Sylgard, Qsil and others prices gone through the roof


#1

I just finished recoating 3 tanks and was looking to buy some more Sylgard, and got some serious sticker shock.

Sylgard 184 price have more than doubled in the past year. Back in December 2017, I bought a 0.5Kg kit from Krayden, for $45 + shipping. Today, that same kit is $145. Granted that the $45 price I paid was because it was on sale from about $60. But todays price left me speechless.

So I started looking around for better pricing. Ellsworth seems to be the cheapest around for Sylgard. Even the other brands have gone way up. I remember ML solar selling for about $25 for a 1/2 Kg, it’s now up to about $55-60, and QSil 216 is about $50-60.

Has anyone else notice this price increase? What could be the reason?


#2

Just looking at getting into re coating my resin trays. Big issue is what is used to clean them totally before applying the silicone PDMS layer?


#3

Probably the reason is that everyone involved in 3DP started to re-coat their tanks. The demand exploses so do the prices. Market laws.


#4

I doubt that’s it.

Sylgard and other silicone encapsulants like it are used in the Solar cell industry to encapsulate the solar cell and make it waterproof, while maintaining the clarity. The use for PDMS recoating accounts for a very small percentage of the total consumption.


#5

There might be better articles describing the global silicone chemical supply crunch in 2018, but this one was easy to find: https://www.gep.com/mind/blog/silicone-prices-surge-globally-as-supply-dwindles-what-does-the-future-hold


#6

For the Form 1, there is no way to totally clean the tank, namely the sides, becuase it’s made from acrylic and alcohol would deteriorate and crack the acrylic.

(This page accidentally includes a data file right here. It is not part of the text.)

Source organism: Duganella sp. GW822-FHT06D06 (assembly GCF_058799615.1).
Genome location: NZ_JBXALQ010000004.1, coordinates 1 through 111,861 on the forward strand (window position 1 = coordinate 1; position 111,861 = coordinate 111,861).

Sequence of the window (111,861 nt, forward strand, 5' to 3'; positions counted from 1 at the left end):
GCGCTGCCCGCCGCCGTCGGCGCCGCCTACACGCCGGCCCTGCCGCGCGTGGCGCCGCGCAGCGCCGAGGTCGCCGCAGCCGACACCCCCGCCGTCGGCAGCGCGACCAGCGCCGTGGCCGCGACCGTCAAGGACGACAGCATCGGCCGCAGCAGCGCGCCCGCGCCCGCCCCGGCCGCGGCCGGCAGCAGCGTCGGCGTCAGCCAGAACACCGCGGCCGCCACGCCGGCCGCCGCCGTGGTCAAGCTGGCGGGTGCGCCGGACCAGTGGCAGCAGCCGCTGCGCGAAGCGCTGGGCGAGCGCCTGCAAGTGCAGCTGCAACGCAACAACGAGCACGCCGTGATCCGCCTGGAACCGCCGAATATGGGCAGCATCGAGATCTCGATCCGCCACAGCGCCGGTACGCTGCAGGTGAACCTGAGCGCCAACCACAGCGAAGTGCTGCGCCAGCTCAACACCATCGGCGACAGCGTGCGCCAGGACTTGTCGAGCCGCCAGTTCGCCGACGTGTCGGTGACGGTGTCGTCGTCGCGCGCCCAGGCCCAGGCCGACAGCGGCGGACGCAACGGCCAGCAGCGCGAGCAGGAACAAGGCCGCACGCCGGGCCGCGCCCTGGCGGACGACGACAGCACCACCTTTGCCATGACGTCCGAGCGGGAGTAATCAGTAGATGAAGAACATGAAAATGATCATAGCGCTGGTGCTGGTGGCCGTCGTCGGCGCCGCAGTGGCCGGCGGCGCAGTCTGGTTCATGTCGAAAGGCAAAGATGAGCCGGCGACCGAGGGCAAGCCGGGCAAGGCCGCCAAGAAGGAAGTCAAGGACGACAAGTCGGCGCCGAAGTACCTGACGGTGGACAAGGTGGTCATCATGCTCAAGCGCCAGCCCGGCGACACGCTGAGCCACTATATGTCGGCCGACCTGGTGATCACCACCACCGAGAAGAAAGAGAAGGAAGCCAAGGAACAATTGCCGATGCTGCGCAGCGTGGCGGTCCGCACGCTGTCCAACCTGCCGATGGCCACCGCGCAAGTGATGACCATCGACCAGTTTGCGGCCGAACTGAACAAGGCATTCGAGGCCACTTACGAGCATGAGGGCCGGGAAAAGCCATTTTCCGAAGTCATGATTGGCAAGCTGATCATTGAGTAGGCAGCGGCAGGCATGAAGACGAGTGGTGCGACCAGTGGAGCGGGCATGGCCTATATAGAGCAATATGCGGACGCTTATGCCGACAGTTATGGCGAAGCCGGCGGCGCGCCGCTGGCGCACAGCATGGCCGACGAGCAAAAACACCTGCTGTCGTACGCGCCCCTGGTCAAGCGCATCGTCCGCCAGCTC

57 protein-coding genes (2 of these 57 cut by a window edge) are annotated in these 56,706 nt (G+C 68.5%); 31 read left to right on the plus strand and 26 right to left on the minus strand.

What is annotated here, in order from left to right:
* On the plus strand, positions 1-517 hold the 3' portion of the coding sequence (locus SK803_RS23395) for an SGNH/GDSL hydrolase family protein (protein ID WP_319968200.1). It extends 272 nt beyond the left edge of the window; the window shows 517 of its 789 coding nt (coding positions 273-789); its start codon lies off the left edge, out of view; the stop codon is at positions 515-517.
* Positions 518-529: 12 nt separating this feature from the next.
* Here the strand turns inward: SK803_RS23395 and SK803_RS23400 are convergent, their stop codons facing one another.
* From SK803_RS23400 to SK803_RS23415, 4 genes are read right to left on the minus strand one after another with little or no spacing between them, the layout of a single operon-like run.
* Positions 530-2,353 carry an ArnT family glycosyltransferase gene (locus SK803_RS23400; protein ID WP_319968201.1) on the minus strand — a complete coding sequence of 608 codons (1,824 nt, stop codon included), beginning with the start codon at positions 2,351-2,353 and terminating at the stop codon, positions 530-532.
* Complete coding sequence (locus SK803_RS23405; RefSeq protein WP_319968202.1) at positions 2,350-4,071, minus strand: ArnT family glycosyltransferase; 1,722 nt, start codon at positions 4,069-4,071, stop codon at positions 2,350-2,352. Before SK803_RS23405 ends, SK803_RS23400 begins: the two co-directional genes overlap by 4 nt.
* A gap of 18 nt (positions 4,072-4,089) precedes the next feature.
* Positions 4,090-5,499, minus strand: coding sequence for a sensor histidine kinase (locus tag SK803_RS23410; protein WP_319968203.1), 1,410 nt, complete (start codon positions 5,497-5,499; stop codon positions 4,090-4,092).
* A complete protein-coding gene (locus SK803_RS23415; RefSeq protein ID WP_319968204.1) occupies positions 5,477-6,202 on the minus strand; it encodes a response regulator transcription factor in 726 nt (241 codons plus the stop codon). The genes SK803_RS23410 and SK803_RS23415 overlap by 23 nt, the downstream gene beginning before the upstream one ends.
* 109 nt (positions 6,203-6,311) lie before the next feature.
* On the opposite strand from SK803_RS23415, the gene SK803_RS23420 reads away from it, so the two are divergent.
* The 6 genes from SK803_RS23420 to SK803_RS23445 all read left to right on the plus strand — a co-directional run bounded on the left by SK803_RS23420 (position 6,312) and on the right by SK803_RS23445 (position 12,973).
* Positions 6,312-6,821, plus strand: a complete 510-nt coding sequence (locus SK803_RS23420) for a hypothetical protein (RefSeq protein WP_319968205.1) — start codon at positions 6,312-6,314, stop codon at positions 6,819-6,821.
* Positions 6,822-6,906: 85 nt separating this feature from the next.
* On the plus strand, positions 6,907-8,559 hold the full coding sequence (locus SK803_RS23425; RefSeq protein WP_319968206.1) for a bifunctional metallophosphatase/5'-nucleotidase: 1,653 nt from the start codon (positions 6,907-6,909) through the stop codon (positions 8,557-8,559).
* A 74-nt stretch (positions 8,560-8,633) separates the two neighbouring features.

I put the tray in a sink that has water and Dawn dishwashing liquid, and that does the job on resin that is still liquid, the stuff that’s caked on the sides a dry, there’s not removing that.

But the important thing is the clear window, and the trick is to NOT remove the old PDMS, until you cleaned and dried the rest of the tank. When you remove the old PDMS, the window underneath is already clean and dry and doesn’t need to be touched. Just pour your Sylgard mix.


#7

Thank you for this. I had no idea.


#8

Sounds good but the resin has gone under the PDMS layer so it has to be removed in order to clean the resin tray totally. Otherwise I’d be pouring a new PDMS layer on to a dirty window. I’ll try water and Magic 7 as that should do it.


#9

Try FEP film instead of silicone.
You can buy rolls and sheets of it, with adhesive.

It’s a nightmare to apply, but should last you a fair bit longer than PDMS, as long as you apply it in a way the resin can’t seep under it and eat away the adhesive.

That’s what i used way way back in form1 era, on a homebrewed SLA printer.

Now that PDMS prices are up, might be a more cost effective alternative?


#10

Do the LT trays use FEP films?


#11

Hasn’t been confirmed by Formlabs but yeah, probably. Looks like it anyway.


#12

What is a commercial name or brand for FEP material?

Also, on the resin seep under the FEP layer. Why not run a bead of Silicone glue around the edges to seal them?
This is what I’m doing with any new trays from Formlabs as de lamination of the PDMS layer has ruined a number of my resin trays. The Silicone Glue helps stop that.


#13